Instructional Innovations

MCHS Newsletter: Week of October 19

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Should Failure Be An Option?

As I drove to work one day last week, I caught a snippet on NPR about how failing a course affects individual student achievement and ultimately, graduation rates. Failing even one course dramatically affects whether a student will go on to achieve academic success; students have a lower probability of graduating with each class failed. While not the first time I've heard this research touted, this piece of NPR programming got me thinking: how do we positively affect failure rates without watering down curriculum or passing students willy-nilly? While I don't have the magic answer, I do think there is a valuable process in reflecting on our own instructional practices and how we might intervene with a student who is failing.


Step One: Look at the Data

In order to get a sound understanding of why kids are failing in our class or content area, we need to look at who is failing and at their individual areas of deficiency. We need to look at our grade reports, find the information, and then meet in our data teams to discuss the areas where kids are lagging behind. This is where the rubber meets the road: data has to drive decisions.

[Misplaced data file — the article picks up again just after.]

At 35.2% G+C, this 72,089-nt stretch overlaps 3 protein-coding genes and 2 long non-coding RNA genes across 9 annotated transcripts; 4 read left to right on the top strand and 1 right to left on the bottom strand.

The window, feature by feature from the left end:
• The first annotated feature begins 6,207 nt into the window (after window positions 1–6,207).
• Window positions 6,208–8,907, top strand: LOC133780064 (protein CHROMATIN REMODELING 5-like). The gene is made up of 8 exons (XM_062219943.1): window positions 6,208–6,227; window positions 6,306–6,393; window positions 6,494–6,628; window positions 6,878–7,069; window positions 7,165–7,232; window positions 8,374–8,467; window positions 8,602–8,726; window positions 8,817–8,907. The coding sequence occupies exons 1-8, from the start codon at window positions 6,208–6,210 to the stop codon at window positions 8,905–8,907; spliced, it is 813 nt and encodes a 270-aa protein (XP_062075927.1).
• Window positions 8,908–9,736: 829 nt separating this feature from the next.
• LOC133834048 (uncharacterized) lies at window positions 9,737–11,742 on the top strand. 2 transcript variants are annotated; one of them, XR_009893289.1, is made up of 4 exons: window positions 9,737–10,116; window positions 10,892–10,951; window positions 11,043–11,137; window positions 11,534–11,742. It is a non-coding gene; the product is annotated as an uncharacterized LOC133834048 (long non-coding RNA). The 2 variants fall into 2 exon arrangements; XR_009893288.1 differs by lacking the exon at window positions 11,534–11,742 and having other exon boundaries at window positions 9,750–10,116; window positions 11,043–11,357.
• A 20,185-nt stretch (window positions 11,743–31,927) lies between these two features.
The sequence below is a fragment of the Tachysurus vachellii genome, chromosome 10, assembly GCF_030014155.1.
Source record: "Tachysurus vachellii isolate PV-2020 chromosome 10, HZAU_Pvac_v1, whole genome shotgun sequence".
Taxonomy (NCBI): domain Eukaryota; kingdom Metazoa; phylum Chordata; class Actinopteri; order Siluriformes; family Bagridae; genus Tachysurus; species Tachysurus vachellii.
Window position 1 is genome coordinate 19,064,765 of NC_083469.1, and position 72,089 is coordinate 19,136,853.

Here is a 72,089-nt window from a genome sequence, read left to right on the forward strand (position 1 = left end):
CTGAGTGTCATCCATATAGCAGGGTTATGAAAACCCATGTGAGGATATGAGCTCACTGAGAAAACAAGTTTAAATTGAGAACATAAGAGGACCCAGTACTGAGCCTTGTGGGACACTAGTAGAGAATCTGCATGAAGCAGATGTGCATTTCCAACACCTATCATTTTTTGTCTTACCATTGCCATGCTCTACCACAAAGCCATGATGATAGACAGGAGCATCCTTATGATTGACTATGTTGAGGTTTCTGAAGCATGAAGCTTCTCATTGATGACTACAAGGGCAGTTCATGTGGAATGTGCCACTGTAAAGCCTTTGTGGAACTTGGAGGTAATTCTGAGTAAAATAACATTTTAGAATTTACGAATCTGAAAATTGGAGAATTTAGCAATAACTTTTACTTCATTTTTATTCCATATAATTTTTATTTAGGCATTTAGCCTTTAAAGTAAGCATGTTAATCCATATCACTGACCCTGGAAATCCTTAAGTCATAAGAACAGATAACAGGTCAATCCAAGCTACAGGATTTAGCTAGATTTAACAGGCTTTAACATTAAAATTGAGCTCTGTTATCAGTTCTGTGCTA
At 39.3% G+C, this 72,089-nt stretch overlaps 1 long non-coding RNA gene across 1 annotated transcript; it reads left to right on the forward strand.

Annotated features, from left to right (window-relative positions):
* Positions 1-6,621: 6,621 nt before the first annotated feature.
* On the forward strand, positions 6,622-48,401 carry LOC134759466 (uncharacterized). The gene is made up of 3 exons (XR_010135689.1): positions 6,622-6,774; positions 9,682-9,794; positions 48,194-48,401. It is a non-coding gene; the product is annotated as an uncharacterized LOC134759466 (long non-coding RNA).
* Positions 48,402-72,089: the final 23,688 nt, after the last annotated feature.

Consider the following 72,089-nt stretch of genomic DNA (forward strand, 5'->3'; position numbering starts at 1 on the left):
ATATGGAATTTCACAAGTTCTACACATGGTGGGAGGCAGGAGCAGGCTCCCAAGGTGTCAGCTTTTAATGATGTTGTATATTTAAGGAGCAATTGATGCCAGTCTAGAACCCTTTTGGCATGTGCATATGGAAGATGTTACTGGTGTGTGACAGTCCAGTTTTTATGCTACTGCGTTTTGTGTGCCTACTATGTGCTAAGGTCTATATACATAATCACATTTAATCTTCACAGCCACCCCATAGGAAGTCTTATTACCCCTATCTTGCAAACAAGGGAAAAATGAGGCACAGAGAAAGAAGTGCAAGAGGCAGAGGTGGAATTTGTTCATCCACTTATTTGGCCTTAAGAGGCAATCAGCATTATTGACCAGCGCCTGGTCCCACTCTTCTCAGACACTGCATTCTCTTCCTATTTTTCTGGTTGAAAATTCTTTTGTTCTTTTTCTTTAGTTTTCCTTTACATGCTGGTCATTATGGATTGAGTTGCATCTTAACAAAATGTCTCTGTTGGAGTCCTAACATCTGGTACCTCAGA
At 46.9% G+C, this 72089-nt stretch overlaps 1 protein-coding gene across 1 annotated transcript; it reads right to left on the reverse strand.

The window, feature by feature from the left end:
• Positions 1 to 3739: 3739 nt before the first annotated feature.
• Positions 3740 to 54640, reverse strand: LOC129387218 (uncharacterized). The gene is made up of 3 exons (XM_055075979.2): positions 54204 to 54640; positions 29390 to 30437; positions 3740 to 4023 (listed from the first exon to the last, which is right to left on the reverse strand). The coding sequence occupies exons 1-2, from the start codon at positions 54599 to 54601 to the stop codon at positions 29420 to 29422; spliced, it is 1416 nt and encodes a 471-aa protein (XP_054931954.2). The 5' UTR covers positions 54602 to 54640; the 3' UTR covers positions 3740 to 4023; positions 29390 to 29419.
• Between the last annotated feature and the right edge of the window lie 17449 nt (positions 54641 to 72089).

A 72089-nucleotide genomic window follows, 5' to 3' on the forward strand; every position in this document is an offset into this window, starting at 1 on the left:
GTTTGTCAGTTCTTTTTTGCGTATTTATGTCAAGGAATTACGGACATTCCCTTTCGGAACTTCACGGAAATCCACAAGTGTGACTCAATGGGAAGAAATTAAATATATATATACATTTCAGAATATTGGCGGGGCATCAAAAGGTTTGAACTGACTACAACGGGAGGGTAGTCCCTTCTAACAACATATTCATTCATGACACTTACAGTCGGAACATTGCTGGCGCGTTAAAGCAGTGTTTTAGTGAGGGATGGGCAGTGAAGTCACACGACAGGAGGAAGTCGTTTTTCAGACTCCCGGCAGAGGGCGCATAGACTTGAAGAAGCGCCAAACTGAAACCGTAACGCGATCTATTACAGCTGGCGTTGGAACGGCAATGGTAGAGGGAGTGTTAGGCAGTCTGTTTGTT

Step Two: Ask Questions

Next, we need to analyze the data and ask ourselves" what are the root causes of each failing student?". Sometimes "the why" is outside of our control. The student has been sick and missed class, so s/he will need remediation when s/he returns. Often times the answer lies within us and we become afraid to ask it: What am I doing or not doing that is negatively impacting student achievement in my classroom? Questioning our own teaching is not a fun practice. It is much easier to lay the blame at someone else's door; however, to truly articulate a change in student achievement, we have to ask the hard questions.


We also need to realize that often times students fail for a combination of reasons. Sometimes we can affect change in achievement by varying our instruction, but often this intervention needs to be accompanied with another like helping a student with test taking strategies.